Markets don't lie? The LIBOR market, the auction rate securities market, the commodities markets, the foreign exchange markets - to name a few - have all been manipulated in the last year. Those are the ones off the top of my head...there are likely more. Markets don't lie in a world where the justice system exists for financial firms ... a world that doesn't exist in America right now.

I don't understand how a market cannot lie. Could someone shed light on this. There are tons of companies trading over their value. To me that is a lie. A company that is reporting profits or engaged in other fraud like behaviors seem like lies to me. How is Enron or Long Term Capital not a lie. Eventually things come out and surface but I am certain for every blip detected there are 3 to 4 more that go undetected. Deception is abundant in any natural system. Why would a market be different? My logic may be flawed but a market that does not lie would be flat and exist at a constant equilibrium meaning no gains and no loses.

It is a semantic argument. As long as price is just a record of an exchange, it is not a lie. Of course, something like high transaction order-and-cancel might be a lie happening many thousands of times a day (hour?).

I see. For me, I am of the opinion that competition requires some form of deception in order to make a gain. For instance in the author's experiment replace him with a pregnant woman that does not show, or someone with a tumor, or someone who drank and ate a heavily salted meal the day before. Their weight would not be what it seems. Let's pretend the author tipped scale at 84 as he reported. What if he the night before had forgotten that he had wine and ate pork belly. He could easily weigh 5 lbs more in a morning due to water retention. Now he accepts that data honestly and verifies the audiences guess. However he in essence has mislead them to believing they guessed properly simply by omission. Would his omission not classify as a lie?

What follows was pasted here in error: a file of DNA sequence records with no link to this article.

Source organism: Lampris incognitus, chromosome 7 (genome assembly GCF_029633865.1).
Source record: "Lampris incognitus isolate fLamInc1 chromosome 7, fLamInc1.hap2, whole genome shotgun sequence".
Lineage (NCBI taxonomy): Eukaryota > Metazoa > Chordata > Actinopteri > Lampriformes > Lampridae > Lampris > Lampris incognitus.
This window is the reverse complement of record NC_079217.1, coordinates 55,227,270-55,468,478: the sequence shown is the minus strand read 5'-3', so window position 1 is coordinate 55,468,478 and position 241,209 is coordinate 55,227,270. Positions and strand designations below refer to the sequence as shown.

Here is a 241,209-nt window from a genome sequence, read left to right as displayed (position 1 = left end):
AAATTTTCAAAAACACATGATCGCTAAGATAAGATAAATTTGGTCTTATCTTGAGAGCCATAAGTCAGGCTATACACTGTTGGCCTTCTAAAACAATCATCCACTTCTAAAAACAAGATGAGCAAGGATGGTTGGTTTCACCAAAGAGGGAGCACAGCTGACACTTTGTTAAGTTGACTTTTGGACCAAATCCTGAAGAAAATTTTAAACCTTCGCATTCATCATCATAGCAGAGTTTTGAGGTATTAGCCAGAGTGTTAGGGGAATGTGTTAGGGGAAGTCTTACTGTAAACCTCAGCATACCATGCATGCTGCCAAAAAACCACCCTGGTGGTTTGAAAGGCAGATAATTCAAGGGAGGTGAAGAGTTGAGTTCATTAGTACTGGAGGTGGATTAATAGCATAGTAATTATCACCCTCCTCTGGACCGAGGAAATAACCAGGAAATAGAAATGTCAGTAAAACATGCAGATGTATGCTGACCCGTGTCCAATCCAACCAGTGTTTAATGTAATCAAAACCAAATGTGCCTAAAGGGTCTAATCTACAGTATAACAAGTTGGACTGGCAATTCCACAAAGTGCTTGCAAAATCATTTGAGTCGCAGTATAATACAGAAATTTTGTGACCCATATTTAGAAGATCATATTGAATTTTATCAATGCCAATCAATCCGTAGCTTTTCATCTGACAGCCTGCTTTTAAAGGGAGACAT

Ask them to guess your blood pressure or cholesterol level.

Tyler has to put in that asterisk, because markets for white neighbors, CMO's and sovereign debt seem to require constant intervention.

Presumably well known to readers of this blog, but relevant nonetheless:


What about LIBOR, what about commodity warehousing, what about insurance companies, what about the fact the western government's felt it was necessary to constrain Microsoft, what about high frequency trading, what about price fixing in the options market? There are large sectors of the economy that are constantly being manipulated. Has Cargill or Archer Daniels Midland ever paid a fine for price fixing corn or soy?

What about the fact that everyone realizes that financial asset prices are being manipulated and socialized by global central banks?

Comments for this post are closed